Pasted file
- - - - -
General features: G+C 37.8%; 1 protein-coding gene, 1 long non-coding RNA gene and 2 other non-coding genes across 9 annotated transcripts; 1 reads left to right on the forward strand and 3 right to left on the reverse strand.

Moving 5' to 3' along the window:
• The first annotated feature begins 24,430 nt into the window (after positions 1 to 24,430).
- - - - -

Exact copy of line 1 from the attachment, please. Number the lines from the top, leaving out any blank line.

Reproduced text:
General features: G+C 37.8%; 1 protein-coding gene, 1 long non-coding RNA gene and 2 other non-coding genes across 9 annotated transcripts; 1 reads left to right on the forward strand and 3 right to left on the reverse strand.